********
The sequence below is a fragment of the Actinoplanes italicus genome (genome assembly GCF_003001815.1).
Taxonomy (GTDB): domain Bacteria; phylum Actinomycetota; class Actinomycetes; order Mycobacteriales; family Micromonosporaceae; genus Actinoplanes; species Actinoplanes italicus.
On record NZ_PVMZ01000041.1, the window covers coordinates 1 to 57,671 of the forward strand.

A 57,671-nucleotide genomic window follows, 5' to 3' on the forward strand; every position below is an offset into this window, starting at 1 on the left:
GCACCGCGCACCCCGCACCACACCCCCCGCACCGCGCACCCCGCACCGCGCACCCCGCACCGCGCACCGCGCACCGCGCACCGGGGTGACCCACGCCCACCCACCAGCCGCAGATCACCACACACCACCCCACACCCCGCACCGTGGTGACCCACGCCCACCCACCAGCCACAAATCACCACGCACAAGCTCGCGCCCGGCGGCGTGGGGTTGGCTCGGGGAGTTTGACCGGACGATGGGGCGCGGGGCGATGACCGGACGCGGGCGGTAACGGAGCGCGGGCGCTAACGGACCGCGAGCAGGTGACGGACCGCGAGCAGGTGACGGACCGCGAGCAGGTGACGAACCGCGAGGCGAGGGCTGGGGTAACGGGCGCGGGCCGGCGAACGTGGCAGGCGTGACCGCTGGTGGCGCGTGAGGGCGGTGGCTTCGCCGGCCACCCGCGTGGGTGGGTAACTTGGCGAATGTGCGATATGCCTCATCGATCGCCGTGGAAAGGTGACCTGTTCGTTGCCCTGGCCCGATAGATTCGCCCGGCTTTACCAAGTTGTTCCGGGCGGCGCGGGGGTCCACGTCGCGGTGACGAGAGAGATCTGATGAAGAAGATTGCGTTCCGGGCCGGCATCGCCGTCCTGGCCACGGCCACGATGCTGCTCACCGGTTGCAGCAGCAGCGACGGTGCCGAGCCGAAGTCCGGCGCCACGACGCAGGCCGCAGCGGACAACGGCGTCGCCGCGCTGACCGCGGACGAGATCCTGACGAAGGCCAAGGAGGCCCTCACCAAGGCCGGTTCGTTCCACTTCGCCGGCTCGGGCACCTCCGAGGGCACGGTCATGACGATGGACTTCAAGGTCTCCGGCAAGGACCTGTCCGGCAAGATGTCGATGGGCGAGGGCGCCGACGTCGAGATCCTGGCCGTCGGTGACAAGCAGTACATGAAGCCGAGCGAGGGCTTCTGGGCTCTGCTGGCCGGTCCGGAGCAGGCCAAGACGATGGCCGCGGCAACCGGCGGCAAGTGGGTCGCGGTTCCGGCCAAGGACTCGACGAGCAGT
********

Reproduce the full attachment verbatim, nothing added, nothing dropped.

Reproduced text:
The sequence below is a fragment of the Actinoplanes italicus genome (genome assembly GCF_003001815.1).
Taxonomy (GTDB): domain Bacteria; phylum Actinomycetota; class Actinomycetes; order Mycobacteriales; family Micromonosporaceae; genus Actinoplanes; species Actinoplanes italicus.
On record NZ_PVMZ01000041.1, the window covers coordinates 1 to 57,671 of the forward strand.

A 57,671-nucleotide genomic window follows, 5' to 3' on the forward strand; every position below is an offset into this window, starting at 1 on the left:
GCACCGCGCACCCCGCACCACACCCCCCGCACCGCGCACCCCGCACCGCGCACCCCGCACCGCGCACCGCGCACCGCGCACCGGGGTGACCCACGCCCACCCACCAGCCGCAGATCACCACACACCACCCCACACCCCGCACCGTGGTGACCCACGCCCACCCACCAGCCACAAATCACCACGCACAAGCTCGCGCCCGGCGGCGTGGGGTTGGCTCGGGGAGTTTGACCGGACGATGGGGCGCGGGGCGATGACCGGACGCGGGCGGTAACGGAGCGCGGGCGCTAACGGACCGCGAGCAGGTGACGGACCGCGAGCAGGTGACGGACCGCGAGCAGGTGACGAACCGCGAGGCGAGGGCTGGGGTAACGGGCGCGGGCCGGCGAACGTGGCAGGCGTGACCGCTGGTGGCGCGTGAGGGCGGTGGCTTCGCCGGCCACCCGCGTGGGTGGGTAACTTGGCGAATGTGCGATATGCCTCATCGATCGCCGTGGAAAGGTGACCTGTTCGTTGCCCTGGCCCGATAGATTCGCCCGGCTTTACCAAGTTGTTCCGGGCGGCGCGGGGGTCCACGTCGCGGTGACGAGAGAGATCTGATGAAGAAGATTGCGTTCCGGGCCGGCATCGCCGTCCTGGCCACGGCCACGATGCTGCTCACCGGTTGCAGCAGCAGCGACGGTGCCGAGCCGAAGTCCGGCGCCACGACGCAGGCCGCAGCGGACAACGGCGTCGCCGCGCTGACCGCGGACGAGATCCTGACGAAGGCCAAGGAGGCCCTCACCAAGGCCGGTTCGTTCCACTTCGCCGGCTCGGGCACCTCCGAGGGCACGGTCATGACGATGGACTTCAAGGTCTCCGGCAAGGACCTGTCCGGCAAGATGTCGATGGGCGAGGGCGCCGACGTCGAGATCCTGGCCGTCGGTGACAAGCAGTACATGAAGCCGAGCGAGGGCTTCTGGGCTCTGCTGGCCGGTCCGGAGCAGGCCAAGACGATGGCCGCGGCAACCGGCGGCAAGTGGGTCGCGGTTCCGGCCAAGGACTCGACGAGCAGT